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"Kidnap and Ransom" is an exciting series out of Britain.
Trevor Eve plays Dominic King, a war hero who is now a hostage negotiator. Corporations take out insurance policies on their most important people in certain countries in case they are kidnapped.
I'll say right off, I did love these episodes but I don't understand corporations doing this -- doesn't it just invite people in countries like India to kidnap important employees? In fact, that's what it looks like on the show because it seems like these kidnappers all have big paydays.
Dominic King makes a deal with the kidnappers, sometimes for less money, as long as the victim is kept alive and returned.
These two episodes (both in three parts) are negotiations that, let's say, don't go so well. Both are bone-chilling, suspenseful, and thrilling. I wish there were more.
Trevor Eve is wonderful as a solemn, quiet man, not without his own problems in his marriage and with his daughter. When he negotiates, it's with an iron glove rather than a fist -- he remains calm and measured throughout.
All of the acting is very good, with Eve taking top honors. In the second episode, Sharon Small from Inspector Lynley has a role as the daughter of people stuck on a hijacked bus.
Michael Douglas is a disturbed man who's had it in "Falling Down" from
After being stuck in traffic, William Foster takes off on his own. Going into a store run by a Korean, he objects to the prices of items, takes the owner's baseball bat, and starts beating him and the merchandise. He's on a roll.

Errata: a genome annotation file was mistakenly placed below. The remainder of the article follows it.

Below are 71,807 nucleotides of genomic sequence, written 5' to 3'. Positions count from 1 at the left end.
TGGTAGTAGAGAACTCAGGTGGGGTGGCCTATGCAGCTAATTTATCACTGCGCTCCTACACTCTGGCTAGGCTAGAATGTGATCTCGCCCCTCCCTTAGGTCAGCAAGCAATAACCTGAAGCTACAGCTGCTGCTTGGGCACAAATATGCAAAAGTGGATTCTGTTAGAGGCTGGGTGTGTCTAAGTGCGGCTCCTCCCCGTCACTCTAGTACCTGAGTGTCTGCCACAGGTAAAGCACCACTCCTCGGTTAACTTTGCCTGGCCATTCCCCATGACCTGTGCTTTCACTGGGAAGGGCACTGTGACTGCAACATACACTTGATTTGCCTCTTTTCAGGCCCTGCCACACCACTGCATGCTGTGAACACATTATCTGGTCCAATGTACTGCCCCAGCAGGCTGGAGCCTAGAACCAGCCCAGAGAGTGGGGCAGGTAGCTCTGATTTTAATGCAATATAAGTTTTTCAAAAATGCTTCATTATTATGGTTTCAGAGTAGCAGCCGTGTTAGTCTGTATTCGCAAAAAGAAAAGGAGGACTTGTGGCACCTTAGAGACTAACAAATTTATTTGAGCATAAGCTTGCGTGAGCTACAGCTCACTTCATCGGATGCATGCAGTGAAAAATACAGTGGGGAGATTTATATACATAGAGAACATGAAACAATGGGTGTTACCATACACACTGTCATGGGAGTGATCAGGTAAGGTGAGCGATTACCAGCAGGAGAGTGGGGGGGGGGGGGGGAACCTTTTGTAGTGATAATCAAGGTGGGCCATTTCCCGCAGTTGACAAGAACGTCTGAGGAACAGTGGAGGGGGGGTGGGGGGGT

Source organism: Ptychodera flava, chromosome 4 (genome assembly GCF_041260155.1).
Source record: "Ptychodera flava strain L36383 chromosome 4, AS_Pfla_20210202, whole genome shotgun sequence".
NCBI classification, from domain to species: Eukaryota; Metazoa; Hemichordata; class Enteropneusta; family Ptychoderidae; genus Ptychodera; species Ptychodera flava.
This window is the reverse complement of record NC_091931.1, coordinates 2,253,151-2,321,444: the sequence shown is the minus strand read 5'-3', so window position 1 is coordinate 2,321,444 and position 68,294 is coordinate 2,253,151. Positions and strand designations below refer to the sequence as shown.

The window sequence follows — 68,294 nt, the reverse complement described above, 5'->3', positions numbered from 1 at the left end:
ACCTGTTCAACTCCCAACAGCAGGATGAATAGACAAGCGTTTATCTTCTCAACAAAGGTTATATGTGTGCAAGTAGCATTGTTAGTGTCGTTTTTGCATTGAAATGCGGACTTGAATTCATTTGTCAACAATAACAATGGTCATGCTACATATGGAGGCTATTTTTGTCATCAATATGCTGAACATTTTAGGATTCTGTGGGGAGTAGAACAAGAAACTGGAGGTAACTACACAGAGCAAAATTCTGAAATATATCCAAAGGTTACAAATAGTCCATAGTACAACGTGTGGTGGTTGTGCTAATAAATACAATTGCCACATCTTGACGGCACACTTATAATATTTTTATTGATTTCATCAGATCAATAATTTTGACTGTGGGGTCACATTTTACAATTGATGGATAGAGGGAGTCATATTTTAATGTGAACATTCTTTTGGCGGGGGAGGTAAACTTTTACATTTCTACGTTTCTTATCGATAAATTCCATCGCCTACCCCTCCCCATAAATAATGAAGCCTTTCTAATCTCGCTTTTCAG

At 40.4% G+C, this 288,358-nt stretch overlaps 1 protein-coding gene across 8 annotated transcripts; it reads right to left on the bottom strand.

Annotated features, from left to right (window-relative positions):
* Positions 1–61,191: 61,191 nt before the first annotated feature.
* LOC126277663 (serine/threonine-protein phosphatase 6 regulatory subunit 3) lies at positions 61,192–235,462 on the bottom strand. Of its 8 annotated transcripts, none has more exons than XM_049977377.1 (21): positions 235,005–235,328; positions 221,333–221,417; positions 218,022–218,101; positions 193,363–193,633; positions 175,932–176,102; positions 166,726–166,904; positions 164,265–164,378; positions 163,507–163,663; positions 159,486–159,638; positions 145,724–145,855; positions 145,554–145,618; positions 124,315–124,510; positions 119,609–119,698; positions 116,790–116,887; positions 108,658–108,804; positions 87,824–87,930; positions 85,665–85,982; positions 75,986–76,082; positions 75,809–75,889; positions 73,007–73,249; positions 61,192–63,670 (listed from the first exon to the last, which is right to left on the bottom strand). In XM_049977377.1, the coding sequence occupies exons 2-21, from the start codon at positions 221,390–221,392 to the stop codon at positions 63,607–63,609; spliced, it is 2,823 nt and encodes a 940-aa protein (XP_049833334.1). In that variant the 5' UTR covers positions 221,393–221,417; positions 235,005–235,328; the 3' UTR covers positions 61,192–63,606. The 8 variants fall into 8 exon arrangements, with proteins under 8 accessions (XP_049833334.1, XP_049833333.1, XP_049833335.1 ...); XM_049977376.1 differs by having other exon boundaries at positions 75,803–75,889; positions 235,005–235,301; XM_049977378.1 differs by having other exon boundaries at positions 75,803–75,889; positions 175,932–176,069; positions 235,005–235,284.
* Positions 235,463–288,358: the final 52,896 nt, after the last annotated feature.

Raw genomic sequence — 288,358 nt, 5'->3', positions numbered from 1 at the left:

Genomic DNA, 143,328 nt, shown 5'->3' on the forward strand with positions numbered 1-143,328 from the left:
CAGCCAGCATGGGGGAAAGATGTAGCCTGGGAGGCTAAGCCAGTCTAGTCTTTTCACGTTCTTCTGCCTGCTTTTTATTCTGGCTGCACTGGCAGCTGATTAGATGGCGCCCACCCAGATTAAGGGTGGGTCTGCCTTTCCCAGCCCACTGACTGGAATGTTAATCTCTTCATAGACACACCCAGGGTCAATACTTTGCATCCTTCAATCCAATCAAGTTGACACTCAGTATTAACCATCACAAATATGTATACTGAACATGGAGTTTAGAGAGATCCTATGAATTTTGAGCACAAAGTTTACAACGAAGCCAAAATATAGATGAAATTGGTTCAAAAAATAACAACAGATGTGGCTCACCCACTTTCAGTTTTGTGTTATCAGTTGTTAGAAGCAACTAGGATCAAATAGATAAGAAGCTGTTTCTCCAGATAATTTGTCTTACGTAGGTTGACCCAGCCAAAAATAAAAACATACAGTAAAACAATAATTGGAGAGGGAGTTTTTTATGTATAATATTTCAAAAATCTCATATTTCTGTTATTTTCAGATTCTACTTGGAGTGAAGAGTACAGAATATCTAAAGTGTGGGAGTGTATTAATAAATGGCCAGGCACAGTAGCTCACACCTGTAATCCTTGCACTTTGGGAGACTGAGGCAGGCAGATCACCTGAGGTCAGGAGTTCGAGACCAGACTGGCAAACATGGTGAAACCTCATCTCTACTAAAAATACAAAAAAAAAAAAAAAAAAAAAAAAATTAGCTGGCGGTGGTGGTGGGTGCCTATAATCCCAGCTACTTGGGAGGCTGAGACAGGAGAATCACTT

After he beats some gang members, he calls his ex-wife on the phone. The gang goes looking for him, sees him, and starts shooting. People fall left and right. Not Foster. The gang crashes their car. Foster walks over to them, all dead but one, and says to the one alive, "You missed." He shoots him with the guy's gun, steals the bag of guns the gang was carrying and takes off.
Complaints start coming into the police precinct, where it's Prendergast's last day, and he has his own problems. Eventually he puts two and two together and realizes this is the same guy with whom he was in the traffic jam. Over his wife's (Tuesday Weld) objections, he stays late to see if he can find Foster.
I think anyone living an urban life, especially in a big city, can sympathize with the Foster character. We've all felt like he has, life can really get to you. Foster's ex-wife (Barbara Hershey) is terrified of him and has an order of protection on him. It's his daughter's birthday and he's told he can't see her. He lost his job a month ago and his mother still thinks he's working. Life's problems pile up.